The paper is divided in two parts: the former describes the events following the advent of the French armies in Valle Camonica, with a focus on the institutional changes imposed by the different governments and occurred in the Revolutionary and Napoleonic Age (1796-1814). The latter, based on the records of the city archives of Vione, deals with the socio-economic changes occurred in this period in Valle Camonica. From the analysis of the records of the city archives, the study tries to define the impact of the new models of government on the ancient local institutions and the role of the proto-capitalist businessmen in the alienation of the communal properties.
3. Val Trompia in the Napoleonic era. Archival gleanings
The Napoleonic era in Val Trompia opened with an insurgence against the Provisional Government of Brescia of Jacobin inspiration. The reinterpretation of the archival records points out that the causes of the insurgence were not ideological, but purely local, related to the conflict between the Upper valley (loyal to Venice) and the Lower valley (close to the city of Brescia).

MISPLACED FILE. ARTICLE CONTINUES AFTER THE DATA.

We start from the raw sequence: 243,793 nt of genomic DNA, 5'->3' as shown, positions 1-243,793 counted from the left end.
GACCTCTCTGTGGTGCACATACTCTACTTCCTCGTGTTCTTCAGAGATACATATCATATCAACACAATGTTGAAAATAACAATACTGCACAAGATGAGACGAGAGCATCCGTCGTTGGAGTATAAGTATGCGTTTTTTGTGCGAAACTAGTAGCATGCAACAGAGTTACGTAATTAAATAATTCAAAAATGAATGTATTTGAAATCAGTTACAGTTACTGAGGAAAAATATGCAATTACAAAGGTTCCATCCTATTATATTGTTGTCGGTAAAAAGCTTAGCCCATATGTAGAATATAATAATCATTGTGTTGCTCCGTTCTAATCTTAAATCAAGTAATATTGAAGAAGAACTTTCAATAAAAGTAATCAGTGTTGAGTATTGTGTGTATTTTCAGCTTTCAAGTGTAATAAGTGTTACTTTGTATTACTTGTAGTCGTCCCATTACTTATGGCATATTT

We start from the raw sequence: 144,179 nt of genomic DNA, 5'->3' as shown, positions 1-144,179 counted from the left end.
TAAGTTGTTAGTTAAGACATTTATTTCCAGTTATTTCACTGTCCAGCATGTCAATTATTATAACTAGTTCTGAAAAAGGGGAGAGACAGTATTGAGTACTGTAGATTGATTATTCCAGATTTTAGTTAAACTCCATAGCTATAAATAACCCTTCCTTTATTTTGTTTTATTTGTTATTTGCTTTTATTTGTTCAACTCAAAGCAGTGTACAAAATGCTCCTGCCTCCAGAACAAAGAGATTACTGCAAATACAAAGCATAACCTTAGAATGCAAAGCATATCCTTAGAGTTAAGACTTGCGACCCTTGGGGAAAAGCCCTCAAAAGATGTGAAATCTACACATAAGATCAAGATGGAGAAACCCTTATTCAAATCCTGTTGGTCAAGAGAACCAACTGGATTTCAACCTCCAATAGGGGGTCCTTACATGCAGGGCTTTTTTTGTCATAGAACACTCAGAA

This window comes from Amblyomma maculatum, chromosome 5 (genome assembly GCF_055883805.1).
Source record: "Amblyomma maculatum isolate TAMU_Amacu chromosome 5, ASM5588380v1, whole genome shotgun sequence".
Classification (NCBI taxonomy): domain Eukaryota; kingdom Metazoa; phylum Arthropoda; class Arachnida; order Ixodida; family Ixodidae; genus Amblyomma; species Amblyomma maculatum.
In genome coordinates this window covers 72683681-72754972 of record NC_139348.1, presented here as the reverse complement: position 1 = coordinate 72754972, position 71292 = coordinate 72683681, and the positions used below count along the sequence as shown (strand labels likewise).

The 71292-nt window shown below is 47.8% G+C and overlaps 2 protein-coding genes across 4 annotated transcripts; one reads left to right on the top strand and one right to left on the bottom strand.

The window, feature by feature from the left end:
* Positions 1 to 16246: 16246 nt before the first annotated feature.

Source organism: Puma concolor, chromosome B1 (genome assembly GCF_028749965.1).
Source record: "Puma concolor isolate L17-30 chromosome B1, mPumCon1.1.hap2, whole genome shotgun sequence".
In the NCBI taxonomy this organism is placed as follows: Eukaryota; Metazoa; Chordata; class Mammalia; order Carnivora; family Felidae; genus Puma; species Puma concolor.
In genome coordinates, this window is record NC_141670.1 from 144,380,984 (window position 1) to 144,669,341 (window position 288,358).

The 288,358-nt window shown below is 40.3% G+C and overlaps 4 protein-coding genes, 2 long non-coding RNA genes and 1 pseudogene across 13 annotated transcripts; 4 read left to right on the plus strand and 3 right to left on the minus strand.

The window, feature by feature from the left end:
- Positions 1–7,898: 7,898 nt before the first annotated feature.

In the first part of the article this thesis is analysed through some digressions about the history and the economy of the Valley. The second part aims to confirm the thesis through the analysis of archival sources related to different subjects (conscription, religion, charity, education and economy) during the whole Napoleonic era. The analysis shows that Val Trompia was an active interpreter of the reforms connected to the different regimes that followed from 1797 to 1815.
From a local point of view, the Napoleonic era marked the transition of the hegemony from the Upper valley (which had imposed the insurgence in 1797) to the Lower valley (which had a phase of strong economic growth).
4. Val Sabbia and the Napoleonic revolution
The article begins introducing the territorial, agricultural and economic framework of Valle Sabbia, a valley north of Brescia, on the eve of the fall of the Republic of Venice. Then the article focuses on the dissolution of the Republic of Venice and on the insurgence against it which , in the spring of 1797, was led by the people of Val Sabbia.